A total of 685 U.S. medical student seniors matched into psychiatry residencies in this year’s National Resident Matching Program (NRMP).
This is a small increase from 681 in 2013. The percentage of U.S. seniors selecting psychiatry (4.2 percent) is unchanged from the previous year.
This is good news for psychiatry in that it continues the reversal of a trend of several years in which the numbers were dropping; in 2012, for instance, the 616 graduates entering psychiatry represents a decrease from 640 in 2011 and 670 in 2010.
The annual match, in which the choices of graduating medical students are paired with those of residency programs, is typically watched as an indicator of workforce size and makeup of the various medical specialties for the coming years.
But a new wrinkle in the match program, introduced last year, makes the numbers slightly harder to interpret. In 2013, an “all in” policy was instituted whereby programs were required to enter all of their residency slots in the match. In past years, programs could participate in the NRMP by registering and filling some available residency positions, while also reserving some to be filled outside the match.
With the “all in” policy, there were more slots offered in the match: in 2014 the number of psychiatry slots increased to 1,322. Of those, 1,297 positions were filled in the match, with 685, or 51.8 percent, filled by U.S. seniors. As in past years, positions not filled by U.S. seniors were filled by international medical graduates (including U.S. and non-U.S. citizens), Canadian students, students of osteopathic schools, and individuals who graduated from medical school in previous years.
Psychiatric educators’ concern for the future is based not only on the match results but also on the expected increase in the number of medical school graduates coupled with the absence of a commensurate increase in residency positions and the ongoing cap on funding of residencies by the Medicare program. The number of medical students is on the rise to meet the forecast physician shortage.
Former APA Trustee Sidney Weissman, M.D., explained that the number of U.S. seniors obtaining positions in the match rose from 14,992 in 2010 to 16,399 in 2014, paralleling the increase in U.S. medical graduates. “It is anticipated that in 2018 we will have 20,055 allopathic seniors and 2,600 osteopathic seniors in the match,” he said. “These combined numbers will exceed the total number of first-year positions offered in the 2014 match—26,678.
“With the number of residency positions funded by Medicare capped, we will see an increasing number of U.S. seniors unable to obtain residency positions,” Weissman told Psychiatric News. “If we are to effectively expand the number of practicing physicians at a time of growing shortage, it is critical that government funding be made available to support growth in the number of residency positions.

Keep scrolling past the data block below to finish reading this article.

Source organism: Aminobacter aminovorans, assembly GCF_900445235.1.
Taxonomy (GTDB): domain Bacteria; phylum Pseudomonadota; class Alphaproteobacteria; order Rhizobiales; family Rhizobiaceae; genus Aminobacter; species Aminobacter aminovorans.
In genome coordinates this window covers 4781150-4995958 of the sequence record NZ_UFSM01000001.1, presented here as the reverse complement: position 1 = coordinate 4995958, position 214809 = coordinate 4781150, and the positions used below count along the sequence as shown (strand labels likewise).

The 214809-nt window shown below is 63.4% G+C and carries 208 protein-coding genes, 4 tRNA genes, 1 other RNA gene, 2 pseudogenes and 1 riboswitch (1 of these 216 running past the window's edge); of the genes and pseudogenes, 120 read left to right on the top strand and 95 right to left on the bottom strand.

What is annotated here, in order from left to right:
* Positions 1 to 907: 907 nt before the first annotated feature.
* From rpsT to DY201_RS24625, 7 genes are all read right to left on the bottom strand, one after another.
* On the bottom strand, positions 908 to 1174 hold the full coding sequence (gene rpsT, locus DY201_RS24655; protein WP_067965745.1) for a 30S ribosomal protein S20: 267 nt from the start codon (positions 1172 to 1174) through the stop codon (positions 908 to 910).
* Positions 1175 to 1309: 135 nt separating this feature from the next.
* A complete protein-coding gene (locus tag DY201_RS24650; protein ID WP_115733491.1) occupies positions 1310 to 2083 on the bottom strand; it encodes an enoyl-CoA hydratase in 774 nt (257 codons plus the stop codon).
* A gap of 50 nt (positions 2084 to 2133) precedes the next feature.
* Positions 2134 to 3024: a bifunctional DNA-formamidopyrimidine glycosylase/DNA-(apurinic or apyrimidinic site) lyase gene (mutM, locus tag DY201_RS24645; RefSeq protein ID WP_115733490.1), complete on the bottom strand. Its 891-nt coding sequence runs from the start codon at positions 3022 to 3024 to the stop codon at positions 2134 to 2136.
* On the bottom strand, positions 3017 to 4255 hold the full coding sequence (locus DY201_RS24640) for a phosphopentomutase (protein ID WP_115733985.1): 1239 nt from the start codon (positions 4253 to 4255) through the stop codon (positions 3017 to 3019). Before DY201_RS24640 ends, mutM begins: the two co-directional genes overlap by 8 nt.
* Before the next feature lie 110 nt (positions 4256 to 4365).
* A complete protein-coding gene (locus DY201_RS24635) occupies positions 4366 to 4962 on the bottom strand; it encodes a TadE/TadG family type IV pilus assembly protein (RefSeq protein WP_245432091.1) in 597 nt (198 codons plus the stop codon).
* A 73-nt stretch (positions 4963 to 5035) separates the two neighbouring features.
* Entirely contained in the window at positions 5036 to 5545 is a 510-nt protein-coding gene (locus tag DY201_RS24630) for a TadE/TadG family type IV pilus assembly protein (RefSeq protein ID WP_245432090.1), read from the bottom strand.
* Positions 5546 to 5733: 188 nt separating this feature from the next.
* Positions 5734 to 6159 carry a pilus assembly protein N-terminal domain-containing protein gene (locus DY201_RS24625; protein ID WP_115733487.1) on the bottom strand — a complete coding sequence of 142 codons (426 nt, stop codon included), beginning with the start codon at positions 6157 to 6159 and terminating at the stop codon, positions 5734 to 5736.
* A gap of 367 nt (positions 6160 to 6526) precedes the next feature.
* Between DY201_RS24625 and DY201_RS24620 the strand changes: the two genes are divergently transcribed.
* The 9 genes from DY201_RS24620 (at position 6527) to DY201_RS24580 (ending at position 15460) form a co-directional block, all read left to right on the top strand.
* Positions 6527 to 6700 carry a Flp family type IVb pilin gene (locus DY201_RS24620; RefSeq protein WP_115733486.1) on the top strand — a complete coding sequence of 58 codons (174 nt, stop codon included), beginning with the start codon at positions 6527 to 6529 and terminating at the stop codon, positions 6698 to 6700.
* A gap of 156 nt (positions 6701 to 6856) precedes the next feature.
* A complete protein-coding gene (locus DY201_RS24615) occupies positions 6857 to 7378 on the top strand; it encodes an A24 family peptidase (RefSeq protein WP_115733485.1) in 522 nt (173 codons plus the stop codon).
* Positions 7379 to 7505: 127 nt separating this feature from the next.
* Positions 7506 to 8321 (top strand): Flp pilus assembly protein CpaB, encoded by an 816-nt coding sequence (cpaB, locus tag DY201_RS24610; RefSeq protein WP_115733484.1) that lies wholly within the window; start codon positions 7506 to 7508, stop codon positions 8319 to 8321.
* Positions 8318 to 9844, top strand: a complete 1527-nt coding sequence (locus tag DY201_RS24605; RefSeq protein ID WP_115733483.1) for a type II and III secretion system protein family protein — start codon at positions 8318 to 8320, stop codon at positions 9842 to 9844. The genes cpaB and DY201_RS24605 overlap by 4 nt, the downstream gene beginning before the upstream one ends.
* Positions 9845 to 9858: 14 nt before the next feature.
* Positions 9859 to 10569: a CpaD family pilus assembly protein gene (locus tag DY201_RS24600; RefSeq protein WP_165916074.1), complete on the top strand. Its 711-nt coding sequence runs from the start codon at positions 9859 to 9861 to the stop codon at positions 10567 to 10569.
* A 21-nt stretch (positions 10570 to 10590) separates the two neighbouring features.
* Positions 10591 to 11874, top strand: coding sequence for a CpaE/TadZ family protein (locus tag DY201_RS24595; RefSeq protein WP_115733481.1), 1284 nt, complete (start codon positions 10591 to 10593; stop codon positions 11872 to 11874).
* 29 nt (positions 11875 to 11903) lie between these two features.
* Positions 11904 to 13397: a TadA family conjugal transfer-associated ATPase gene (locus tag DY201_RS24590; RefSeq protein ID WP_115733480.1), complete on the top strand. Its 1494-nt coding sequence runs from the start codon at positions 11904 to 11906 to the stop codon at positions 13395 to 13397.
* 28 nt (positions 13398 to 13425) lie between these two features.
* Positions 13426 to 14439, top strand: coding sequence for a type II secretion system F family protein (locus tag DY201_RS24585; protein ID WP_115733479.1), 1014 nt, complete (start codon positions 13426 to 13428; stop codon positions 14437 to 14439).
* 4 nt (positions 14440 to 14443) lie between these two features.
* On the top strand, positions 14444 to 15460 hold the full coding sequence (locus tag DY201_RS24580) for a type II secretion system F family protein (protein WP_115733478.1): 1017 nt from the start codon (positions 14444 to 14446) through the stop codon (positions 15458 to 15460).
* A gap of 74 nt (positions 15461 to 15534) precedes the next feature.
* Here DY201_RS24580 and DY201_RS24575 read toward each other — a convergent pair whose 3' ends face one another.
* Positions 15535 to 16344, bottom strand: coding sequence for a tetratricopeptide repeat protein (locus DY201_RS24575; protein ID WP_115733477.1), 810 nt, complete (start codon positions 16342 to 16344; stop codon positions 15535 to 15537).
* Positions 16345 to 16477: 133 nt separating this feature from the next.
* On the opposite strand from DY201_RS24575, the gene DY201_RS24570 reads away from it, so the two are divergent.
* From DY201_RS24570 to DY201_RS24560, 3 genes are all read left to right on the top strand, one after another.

“While the total number of U.S. medical students is increasing, it is not likely that the total number of psychiatry residency positions will be altered significantly without major changes in government policy,” Weissman said. “This is the time for psychiatry to reassess what the core or basic training in psychiatry should be for all medical students. This is critical for our recruiting new psychiatrists as well as in the training of other physicians, all of whom provide essential mental health care.”
Weissman is not alone in his concern about the future of residency and federal funding for graduate medical education. In a statement issued with the release of the match numbers, Darrell Kirch, M.D., president and CEO of the Association of American Medical Colleges (AAMC), said that a preliminary analysis of this year’s data shows that several hundred U.S. medical students did not match to a first-year residency training program.
“As a result, with a serious physician shortage looming closer, we remain concerned that the 17-year cap on federal support of new doctor training will impede the necessary growth in residency positions that must occur to ensure that our growing and aging population will receive the care it needs,” Kirch said. “According to the most recent AAMC Survey of Medical School Enrollment Plans, U.S. medical school enrollment will increase to 21,349 students by 2018. Combined with the larger number of graduates from osteopathic schools, which also are expanding to address the shortage, as well as increasing numbers of international graduates entering the match, there may be too few residency positions for all the newly graduated doctors in the not-too-distant future.” ■